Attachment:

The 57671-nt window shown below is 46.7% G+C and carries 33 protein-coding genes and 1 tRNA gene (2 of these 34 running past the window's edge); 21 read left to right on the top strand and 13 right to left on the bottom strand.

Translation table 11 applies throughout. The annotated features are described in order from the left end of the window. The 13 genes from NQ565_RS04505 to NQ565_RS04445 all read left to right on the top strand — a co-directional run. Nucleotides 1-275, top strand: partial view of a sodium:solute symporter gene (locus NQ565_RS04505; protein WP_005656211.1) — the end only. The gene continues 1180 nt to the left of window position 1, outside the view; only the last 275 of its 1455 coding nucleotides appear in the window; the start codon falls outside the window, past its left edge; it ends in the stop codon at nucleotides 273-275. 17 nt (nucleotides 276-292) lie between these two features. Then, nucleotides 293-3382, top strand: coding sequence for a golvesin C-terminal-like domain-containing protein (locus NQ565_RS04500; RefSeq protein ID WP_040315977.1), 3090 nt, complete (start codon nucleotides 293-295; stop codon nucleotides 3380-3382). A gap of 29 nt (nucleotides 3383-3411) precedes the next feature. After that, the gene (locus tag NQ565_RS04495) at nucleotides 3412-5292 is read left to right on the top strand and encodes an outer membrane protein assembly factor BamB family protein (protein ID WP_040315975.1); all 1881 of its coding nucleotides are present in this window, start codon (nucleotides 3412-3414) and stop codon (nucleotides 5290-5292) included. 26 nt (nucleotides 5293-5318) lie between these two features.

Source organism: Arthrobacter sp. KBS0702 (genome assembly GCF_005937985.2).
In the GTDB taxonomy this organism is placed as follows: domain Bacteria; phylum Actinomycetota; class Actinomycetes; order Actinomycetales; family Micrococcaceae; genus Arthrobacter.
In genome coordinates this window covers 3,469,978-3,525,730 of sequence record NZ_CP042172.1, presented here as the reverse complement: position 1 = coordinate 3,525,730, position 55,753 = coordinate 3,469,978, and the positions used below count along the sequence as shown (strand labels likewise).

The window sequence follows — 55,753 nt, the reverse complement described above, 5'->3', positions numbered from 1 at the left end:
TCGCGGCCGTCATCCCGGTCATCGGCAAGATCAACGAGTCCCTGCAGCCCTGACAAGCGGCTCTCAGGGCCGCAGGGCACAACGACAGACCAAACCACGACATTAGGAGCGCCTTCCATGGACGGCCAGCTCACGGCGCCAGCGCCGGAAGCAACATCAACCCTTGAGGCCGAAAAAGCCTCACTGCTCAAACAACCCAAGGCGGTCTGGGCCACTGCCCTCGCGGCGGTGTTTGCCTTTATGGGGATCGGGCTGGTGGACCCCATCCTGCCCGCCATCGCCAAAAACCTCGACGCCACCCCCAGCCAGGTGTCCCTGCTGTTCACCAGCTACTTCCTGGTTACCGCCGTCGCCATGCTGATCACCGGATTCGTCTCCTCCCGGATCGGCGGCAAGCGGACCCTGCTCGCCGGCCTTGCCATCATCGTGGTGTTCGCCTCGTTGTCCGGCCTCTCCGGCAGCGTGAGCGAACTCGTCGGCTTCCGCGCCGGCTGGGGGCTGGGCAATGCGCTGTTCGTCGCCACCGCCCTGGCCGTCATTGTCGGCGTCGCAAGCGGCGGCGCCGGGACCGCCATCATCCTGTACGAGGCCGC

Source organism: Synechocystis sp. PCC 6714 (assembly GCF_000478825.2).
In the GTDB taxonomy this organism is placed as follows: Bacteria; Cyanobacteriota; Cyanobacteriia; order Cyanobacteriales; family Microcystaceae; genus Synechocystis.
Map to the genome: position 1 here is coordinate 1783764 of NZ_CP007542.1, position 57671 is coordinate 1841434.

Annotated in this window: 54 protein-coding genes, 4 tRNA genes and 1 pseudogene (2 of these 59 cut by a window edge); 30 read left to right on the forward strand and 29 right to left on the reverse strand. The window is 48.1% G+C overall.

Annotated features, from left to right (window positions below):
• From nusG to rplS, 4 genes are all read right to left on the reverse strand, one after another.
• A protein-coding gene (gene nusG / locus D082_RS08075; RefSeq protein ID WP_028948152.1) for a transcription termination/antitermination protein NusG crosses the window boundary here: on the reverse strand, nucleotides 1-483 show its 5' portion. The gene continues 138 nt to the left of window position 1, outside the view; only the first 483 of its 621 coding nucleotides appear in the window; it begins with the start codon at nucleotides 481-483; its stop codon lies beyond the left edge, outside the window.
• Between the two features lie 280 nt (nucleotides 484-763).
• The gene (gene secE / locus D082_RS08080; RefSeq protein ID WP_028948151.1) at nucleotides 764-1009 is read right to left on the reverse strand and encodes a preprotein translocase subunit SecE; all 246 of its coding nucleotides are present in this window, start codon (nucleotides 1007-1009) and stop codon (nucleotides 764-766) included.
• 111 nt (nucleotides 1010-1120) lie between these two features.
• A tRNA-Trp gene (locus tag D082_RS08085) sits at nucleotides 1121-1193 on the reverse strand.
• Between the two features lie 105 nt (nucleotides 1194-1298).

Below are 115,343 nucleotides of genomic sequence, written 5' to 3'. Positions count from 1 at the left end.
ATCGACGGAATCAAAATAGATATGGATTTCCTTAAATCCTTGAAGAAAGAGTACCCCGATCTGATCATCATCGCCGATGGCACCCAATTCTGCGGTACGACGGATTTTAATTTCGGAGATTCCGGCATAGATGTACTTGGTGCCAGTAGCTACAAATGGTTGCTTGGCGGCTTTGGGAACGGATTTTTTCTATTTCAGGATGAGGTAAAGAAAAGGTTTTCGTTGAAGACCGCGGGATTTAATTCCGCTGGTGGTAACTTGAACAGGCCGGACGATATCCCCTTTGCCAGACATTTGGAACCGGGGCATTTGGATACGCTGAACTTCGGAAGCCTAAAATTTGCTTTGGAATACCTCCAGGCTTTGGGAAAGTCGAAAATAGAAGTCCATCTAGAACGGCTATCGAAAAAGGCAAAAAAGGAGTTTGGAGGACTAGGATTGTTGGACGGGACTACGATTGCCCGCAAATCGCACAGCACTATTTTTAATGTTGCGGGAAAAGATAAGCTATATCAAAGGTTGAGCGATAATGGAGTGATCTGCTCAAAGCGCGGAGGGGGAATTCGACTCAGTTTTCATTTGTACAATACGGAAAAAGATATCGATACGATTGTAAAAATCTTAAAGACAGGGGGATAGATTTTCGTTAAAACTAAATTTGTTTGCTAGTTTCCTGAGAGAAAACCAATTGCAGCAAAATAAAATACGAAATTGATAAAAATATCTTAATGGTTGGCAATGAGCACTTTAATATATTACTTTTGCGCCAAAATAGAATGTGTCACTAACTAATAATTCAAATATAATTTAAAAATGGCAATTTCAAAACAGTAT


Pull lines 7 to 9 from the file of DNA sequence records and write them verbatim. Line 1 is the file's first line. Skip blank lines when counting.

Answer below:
TCGCGGCCGTCATCCCGGTCATCGGCAAGATCAACGAGTCCCTGCAGCCCTGACAAGCGGCTCTCAGGGCCGCAGGGCACAACGACAGACCAAACCACGACATTAGGAGCGCCTTCCATGGACGGCCAGCTCACGGCGCCAGCGCCGGAAGCAACATCAACCCTTGAGGCCGAAAAAGCCTCACTGCTCAAACAACCCAAGGCGGTCTGGGCCACTGCCCTCGCGGCGGTGTTTGCCTTTATGGGGATCGGGCTGGTGGACCCCATCCTGCCCGCCATCGCCAAAAACCTCGACGCCACCCCCAGCCAGGTGTCCCTGCTGTTCACCAGCTACTTCCTGGTTACCGCCGTCGCCATGCTGATCACCGGATTCGTCTCCTCCCGGATCGGCGGCAAGCGGACCCTGCTCGCCGGCCTTGCCATCATCGTGGTGTTCGCCTCGTTGTCCGGCCTCTCCGGCAGCGTGAGCGAACTCGTCGGCTTCCGCGCCGGCTGGGGGCTGGGCAATGCGCTGTTCGTCGCCACCGCCCTGGCCGTCATTGTCGGCGTCGCAAGCGGCGGCGCCGGGACCGCCATCATCCTGTACGAGGCCGC

Source organism: Synechocystis sp. PCC 6714 (assembly GCF_000478825.2).
In the GTDB taxonomy this organism is placed as follows: Bacteria; Cyanobacteriota; Cyanobacteriia; order Cyanobacteriales; family Microcystaceae; genus Synechocystis.